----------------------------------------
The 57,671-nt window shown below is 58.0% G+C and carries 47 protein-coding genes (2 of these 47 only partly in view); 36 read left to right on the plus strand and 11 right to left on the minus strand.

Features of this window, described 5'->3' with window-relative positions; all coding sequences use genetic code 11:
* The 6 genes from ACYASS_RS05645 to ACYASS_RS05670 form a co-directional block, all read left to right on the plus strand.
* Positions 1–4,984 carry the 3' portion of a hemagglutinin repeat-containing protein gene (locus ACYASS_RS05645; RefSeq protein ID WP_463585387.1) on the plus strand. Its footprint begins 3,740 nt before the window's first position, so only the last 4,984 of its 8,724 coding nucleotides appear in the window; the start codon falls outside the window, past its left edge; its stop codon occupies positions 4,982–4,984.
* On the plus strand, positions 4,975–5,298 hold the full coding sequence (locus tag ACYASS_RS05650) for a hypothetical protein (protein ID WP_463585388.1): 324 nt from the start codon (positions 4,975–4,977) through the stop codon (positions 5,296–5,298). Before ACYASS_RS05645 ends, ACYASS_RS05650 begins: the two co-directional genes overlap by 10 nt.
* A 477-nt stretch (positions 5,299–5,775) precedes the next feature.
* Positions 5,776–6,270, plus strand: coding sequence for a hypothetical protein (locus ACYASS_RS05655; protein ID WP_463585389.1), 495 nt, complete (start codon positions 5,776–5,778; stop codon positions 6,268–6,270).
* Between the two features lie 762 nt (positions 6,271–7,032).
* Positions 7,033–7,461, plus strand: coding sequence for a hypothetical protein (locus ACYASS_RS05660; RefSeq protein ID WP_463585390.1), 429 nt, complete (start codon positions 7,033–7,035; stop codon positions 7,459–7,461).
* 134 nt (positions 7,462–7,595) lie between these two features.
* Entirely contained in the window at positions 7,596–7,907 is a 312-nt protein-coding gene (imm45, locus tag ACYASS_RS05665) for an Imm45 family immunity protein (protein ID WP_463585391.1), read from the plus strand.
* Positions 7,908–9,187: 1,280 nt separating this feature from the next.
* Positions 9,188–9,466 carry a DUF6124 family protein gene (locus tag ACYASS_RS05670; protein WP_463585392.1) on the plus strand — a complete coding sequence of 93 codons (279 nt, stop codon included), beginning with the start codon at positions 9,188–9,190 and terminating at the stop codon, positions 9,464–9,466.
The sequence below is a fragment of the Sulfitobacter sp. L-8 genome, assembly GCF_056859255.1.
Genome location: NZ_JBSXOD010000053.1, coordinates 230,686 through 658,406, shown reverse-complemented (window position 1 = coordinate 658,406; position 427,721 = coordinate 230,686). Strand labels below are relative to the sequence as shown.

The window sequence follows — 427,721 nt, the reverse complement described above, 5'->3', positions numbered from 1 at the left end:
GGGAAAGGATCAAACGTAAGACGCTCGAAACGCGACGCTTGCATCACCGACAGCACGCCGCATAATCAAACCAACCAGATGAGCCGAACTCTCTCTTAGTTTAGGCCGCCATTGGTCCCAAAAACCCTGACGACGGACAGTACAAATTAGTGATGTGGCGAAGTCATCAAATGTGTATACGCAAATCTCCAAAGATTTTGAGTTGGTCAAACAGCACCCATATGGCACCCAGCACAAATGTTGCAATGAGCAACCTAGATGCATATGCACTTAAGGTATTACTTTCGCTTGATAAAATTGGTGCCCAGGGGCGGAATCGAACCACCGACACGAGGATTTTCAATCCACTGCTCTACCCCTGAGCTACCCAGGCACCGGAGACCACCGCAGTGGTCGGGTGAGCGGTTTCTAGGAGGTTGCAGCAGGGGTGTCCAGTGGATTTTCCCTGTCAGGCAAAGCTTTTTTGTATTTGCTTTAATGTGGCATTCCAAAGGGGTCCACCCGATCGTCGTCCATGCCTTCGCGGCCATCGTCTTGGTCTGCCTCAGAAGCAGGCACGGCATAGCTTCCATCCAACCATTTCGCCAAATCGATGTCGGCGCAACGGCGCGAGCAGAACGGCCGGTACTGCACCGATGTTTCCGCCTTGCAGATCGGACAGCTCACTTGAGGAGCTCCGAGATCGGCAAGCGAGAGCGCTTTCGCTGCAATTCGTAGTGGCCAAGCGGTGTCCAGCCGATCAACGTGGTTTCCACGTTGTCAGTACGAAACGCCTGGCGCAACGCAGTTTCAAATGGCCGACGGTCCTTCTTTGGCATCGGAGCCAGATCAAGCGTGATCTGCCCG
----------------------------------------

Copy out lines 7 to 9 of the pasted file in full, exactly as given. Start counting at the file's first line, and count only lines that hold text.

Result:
* Positions 5,776–6,270, plus strand: coding sequence for a hypothetical protein (locus ACYASS_RS05655; protein ID WP_463585389.1), 495 nt, complete (start codon positions 5,776–5,778; stop codon positions 6,268–6,270).
* Between the two features lie 762 nt (positions 6,271–7,032).
* Positions 7,033–7,461, plus strand: coding sequence for a hypothetical protein (locus ACYASS_RS05660; RefSeq protein ID WP_463585390.1), 429 nt, complete (start codon positions 7,033–7,035; stop codon positions 7,459–7,461).